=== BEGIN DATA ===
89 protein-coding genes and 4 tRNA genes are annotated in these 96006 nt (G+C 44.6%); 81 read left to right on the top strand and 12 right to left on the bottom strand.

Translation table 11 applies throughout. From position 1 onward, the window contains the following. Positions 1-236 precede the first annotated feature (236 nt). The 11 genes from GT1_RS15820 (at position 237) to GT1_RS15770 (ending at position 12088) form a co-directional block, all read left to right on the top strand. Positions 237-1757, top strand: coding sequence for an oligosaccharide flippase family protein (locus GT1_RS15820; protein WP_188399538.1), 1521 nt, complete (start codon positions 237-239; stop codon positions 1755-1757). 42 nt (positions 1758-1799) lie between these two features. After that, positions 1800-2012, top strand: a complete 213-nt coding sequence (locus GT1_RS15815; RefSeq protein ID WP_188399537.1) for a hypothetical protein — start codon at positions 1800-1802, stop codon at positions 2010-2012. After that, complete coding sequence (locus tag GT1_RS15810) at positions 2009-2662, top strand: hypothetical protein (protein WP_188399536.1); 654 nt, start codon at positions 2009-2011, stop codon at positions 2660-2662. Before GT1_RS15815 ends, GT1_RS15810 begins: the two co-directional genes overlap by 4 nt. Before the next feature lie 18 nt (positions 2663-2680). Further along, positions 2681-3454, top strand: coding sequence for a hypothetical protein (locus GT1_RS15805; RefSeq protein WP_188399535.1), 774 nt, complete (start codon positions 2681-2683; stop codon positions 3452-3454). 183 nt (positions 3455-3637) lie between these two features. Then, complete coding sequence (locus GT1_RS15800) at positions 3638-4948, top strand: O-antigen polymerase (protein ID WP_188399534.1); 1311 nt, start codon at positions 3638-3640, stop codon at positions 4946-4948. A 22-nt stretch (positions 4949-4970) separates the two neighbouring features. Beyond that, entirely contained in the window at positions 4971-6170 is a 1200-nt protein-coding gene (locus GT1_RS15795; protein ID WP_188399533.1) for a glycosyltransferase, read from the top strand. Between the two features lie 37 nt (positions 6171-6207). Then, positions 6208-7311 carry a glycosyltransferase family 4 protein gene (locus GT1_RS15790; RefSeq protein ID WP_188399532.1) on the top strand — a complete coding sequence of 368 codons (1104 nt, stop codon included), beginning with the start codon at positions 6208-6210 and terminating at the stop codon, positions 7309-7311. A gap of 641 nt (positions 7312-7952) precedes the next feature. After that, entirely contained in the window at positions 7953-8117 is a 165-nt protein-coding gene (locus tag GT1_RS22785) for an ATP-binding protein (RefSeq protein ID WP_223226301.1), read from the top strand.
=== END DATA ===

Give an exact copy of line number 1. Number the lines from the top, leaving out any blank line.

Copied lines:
89 protein-coding genes and 4 tRNA genes are annotated in these 96006 nt (G+C 44.6%); 81 read left to right on the top strand and 12 right to left on the bottom strand.